A Message For Parents
By: Jon L. Thomas, EdD
This article begins a series which addresses the question “Is my student ready for college?” We begin by introducing some of the approaches, methods, and tools available for determining college readiness for students with ADHD.
As a parent or a clinician, wouldn’t it be great if you could give your graduating high school senior an assessment or short test that would tell whether she is ready for college? What would such a test examine?
Like many things in life, ascertaining readiness for college is more complicated, not something revealed by a single short assessment. How can you realistically predict how your child will respond to a myriad of variables in a new context, especially when she is developing and becoming at a faster rate than at any other time in her life, in a world that is rapidly changing as well? Fortunately, there are ways to get at some of this information.
To begin, we can know that challenges will occur and problems will pop up. The most an assessment can do is forecast how her personality and resources will be challenged. The most a survey can determine is the contexts in which problems could arise for the student.
In addition to the aforementioned assessments and surveys, clinical review is an important part of the process. Integrating the information gleaned from all three tools provides the best answer to the question of a student’s college readiness.
Executive functioning assessments, such as the LASSI (Learning and Study Strategies Inventory Student Report) and the Barkley BDEFS (Deficits in Executive Functioning Scale), rate a student’s basic internal processes, such as thoughts, emotions, and beliefs. Results indicate areas of strength as well as areas of limitation and need for work.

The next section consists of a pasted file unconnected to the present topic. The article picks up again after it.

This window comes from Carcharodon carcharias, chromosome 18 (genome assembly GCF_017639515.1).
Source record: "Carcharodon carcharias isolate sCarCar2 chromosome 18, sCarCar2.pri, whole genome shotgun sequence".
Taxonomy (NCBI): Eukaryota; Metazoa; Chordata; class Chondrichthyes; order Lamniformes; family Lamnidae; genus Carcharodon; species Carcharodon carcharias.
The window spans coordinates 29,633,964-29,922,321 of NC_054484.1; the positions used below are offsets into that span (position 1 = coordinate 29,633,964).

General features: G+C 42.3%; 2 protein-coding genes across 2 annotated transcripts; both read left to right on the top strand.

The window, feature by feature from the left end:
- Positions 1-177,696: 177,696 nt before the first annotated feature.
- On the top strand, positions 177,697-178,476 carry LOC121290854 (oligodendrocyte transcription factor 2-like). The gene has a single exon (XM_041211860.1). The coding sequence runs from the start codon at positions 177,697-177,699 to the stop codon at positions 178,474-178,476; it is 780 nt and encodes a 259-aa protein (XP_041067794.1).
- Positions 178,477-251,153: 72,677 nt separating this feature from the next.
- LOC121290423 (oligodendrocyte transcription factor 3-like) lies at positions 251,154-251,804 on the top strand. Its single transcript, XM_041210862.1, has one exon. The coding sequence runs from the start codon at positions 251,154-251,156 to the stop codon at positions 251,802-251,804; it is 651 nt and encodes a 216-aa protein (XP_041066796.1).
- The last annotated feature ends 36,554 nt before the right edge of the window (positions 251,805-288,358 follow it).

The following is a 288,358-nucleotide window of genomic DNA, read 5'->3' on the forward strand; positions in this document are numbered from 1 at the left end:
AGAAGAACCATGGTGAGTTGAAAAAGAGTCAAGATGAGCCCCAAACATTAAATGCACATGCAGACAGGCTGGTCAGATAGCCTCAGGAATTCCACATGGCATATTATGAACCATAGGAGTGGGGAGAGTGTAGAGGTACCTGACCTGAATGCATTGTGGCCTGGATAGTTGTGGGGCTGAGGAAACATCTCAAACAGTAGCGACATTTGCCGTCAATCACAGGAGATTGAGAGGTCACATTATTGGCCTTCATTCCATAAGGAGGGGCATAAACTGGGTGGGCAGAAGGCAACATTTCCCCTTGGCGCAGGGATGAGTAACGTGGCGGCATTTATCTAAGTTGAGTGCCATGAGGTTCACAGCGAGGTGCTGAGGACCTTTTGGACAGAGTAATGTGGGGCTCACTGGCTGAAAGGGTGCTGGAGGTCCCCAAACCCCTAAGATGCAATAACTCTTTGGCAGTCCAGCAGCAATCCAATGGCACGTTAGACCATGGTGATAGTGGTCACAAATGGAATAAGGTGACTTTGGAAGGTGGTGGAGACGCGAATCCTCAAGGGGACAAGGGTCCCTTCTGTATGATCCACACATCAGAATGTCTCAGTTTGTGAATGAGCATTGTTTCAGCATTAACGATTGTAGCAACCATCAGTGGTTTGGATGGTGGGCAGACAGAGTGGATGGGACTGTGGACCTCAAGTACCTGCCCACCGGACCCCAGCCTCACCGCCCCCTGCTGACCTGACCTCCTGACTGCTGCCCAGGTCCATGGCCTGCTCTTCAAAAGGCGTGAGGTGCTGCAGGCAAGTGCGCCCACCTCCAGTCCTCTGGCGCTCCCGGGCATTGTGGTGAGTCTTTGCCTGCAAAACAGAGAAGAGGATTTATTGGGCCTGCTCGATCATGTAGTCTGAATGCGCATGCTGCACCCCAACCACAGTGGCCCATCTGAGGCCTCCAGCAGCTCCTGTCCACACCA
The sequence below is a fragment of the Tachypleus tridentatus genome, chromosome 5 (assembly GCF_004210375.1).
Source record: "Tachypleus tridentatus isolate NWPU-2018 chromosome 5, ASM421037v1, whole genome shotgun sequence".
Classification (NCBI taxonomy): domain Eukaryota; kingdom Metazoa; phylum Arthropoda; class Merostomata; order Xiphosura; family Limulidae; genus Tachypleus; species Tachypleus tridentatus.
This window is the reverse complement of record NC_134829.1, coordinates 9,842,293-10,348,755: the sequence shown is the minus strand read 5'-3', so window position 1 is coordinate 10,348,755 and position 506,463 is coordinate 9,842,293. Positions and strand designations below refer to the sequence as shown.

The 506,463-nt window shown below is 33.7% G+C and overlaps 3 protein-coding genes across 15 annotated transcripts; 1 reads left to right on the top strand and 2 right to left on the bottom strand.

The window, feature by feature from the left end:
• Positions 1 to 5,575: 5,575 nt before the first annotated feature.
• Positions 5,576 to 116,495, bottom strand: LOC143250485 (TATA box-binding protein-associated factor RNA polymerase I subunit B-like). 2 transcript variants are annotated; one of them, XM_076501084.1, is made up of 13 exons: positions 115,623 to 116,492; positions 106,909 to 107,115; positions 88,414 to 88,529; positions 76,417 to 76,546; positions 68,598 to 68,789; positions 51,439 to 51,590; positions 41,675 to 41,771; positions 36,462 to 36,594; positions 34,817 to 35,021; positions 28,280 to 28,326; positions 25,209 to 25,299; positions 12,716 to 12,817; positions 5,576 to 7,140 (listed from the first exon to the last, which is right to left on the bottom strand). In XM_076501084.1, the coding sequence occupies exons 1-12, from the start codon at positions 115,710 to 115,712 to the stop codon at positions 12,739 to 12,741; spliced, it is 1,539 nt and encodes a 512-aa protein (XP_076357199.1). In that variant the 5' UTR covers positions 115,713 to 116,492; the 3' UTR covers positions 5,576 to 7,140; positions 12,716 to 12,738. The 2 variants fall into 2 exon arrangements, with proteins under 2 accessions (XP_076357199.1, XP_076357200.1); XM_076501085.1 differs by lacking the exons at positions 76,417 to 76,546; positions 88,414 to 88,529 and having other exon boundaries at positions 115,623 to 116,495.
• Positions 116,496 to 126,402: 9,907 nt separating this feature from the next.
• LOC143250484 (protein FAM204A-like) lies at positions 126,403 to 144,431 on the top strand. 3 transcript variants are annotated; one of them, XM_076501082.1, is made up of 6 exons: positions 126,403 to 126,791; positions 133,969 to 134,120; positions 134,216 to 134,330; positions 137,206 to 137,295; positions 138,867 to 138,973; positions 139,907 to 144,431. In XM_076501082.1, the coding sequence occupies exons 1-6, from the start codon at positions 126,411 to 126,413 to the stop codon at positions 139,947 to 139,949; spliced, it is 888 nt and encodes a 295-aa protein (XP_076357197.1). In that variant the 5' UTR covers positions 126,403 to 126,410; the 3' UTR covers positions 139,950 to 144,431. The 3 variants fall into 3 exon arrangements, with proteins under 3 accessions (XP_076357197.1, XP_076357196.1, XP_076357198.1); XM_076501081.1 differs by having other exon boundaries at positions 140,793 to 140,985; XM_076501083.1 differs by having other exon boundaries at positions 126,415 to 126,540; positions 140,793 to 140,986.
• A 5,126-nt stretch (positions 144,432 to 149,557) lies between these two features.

Self-report surveys ask about behavioral aspects of college readiness, such as a student’s self-advocacy skills, relevant life skills, and capacity to function independently and with intent.
Clinical review involves a study of relevant records including testing data and reports coupled with an in-depth interview. Ideally, the interview involves input from parents as well as the student. A comprehensive compilation of all this information can yield a broad view of areas that need attention and preparation and can indicate a relative level of college readiness as opposed to an up or down determination or prediction that a student will succeed or fail.
By effectively forecasting the areas where a student might struggle, we can offer personalized training and other preventive remediation which will help students perform to their greatest potential.
Future articles will address issues such as:
What is executive functioning?
What executive function assessments are available?
How effective are they?
Surveys for college readiness
Effective elements of a college readiness clinical review